Experimenting with Purpose: When Does Money Buy Happiness?
By Ashley Whillans
We are introducing a new series of monthly guest posts on the NPP blog entitled “Experimenting with Purpose.” In these posts, graduate and post-doctoral students from the NPP network share recent insights from purpose research conducted at their labs.
The first contributor to our series is Ashley Whillans from the University of British Columbia.
If you found an unexpected $20 bill in your coat pocket this afternoon, what do you think would be the best way to spend this money to maximize happiness? Take a minute to think about your response. If you imagined spending this $20 on something for yourself—such as indulging in your favourite foamy cappuccino—you might want to rethink your spending decision. In fact, you may even want to turn to entrepreneur Warren Buffet for expert financial advice.
Image: © 2011 JD Hancock
Warren Buffett’s money advice has been advocated by investors world-wide. And, while most people are happy to rely on expert opinion when it comes to making money, people consider themselves self-experts when it comes to spending money, particularly when asked to think about how to spend money to boost personal happiness. However, the problem with trusting our own personal instincts when it comes to spending money is that they are often incorrect. From big screen televisions to second homes, material purchases often have little to no impact on our personal happiness. This is where Warren Buffet’s valuable advice comes into play.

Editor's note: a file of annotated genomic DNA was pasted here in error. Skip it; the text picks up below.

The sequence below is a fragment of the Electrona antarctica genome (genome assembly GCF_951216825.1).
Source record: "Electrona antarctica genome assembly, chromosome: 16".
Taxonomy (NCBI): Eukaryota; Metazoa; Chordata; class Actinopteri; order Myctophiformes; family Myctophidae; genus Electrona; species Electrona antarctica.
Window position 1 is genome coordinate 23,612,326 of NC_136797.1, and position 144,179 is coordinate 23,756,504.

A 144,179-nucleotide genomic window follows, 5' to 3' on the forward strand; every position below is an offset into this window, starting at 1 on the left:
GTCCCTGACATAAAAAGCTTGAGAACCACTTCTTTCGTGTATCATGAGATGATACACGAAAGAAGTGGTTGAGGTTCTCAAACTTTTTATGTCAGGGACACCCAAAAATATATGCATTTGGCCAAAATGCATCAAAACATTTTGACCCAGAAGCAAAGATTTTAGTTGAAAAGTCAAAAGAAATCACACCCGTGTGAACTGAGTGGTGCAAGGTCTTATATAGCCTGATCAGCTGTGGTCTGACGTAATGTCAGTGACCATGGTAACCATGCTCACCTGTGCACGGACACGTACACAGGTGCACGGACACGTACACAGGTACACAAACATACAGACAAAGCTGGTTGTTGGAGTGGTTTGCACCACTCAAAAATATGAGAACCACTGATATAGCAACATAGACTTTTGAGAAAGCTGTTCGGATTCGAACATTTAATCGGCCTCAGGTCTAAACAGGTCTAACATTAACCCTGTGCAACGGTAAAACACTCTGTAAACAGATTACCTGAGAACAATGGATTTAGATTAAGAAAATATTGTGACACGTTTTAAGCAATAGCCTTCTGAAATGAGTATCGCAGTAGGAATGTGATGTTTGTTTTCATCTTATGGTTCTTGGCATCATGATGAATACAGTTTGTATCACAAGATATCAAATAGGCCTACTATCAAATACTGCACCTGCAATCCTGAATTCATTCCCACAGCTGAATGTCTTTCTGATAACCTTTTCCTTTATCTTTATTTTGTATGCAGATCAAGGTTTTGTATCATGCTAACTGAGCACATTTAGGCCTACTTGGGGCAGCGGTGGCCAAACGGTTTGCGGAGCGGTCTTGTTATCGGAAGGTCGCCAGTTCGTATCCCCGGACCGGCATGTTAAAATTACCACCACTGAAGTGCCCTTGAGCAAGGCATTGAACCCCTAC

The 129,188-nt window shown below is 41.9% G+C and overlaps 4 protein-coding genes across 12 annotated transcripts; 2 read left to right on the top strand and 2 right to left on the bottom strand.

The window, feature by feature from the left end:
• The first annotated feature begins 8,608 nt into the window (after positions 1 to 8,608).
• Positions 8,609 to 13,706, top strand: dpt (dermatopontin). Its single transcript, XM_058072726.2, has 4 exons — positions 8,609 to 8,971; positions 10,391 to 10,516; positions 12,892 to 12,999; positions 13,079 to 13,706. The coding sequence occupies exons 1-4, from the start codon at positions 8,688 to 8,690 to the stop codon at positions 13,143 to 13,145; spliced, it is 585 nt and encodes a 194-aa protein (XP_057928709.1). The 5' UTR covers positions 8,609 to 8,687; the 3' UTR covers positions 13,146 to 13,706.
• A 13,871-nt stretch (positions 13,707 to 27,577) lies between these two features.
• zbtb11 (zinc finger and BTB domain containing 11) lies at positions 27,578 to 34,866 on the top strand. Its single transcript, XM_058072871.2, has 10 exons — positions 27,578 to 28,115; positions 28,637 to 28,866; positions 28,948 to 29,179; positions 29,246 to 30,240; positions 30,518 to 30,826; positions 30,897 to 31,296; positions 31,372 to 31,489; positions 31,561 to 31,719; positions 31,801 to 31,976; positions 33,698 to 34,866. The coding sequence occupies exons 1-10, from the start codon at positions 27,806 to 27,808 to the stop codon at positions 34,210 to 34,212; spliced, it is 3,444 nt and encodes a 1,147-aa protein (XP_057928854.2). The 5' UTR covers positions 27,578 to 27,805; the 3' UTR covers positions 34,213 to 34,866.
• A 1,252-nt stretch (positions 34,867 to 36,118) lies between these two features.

Buffet recently wrote an article for CNN entitled: “My Philanthropic Pledge,” suggesting that we should give to charity as a way to enhance our emotional well-being. When asked about giving 99% of his wealth away, Warren Buffett replied that he “couldn’t be happier with his decision.” He went on to explain that although some material purchases can make life more enjoyable, many do not. “Too often,” he wrote, “a vast collection of possessions ends up possessing its owner. The asset I most value…is interesting, diverse, and long-standing friends.” Thus, when it comes to spending money, Warren appears to know how to stretch the happiness of every cent.
Luckily for us, we don’t need to give away a fortune to reap the emotional rewards of prosocial spending. In a series of experiments conducted by Dr. Dunn and her colleagues at the University of British Columbia and Harvard Business School, people who spent as little as $5 on someone else over the course of a day were happier at the end of that day as compared to people who were asked to spend $5 on themselves. Additionally, the emotional benefits of prosocial spending extend beyond personal reward. In a series of recently published studies (link to PDF) employees who were given the opportunity to spend money on others (in the form of prosocial bonuses—money they were awarded to spend on others rather than themselves) were not only happier and more satisfied with their jobs, but also showed increased sales and performance-related success.
In conclusion, stepping on a path towards happiness in your personal life and at work can be as simple as spending your next $20. The next time you find a $20 bill in your coat pocket take Warren’s advice: spend this money on others rather than on yourself—in doing so, you will help yourself and society in the process.
When do you think spending money is most conducive to happiness?
Make a comment and share your thoughts with us.
Associated Project Theme: Purpose & Wealth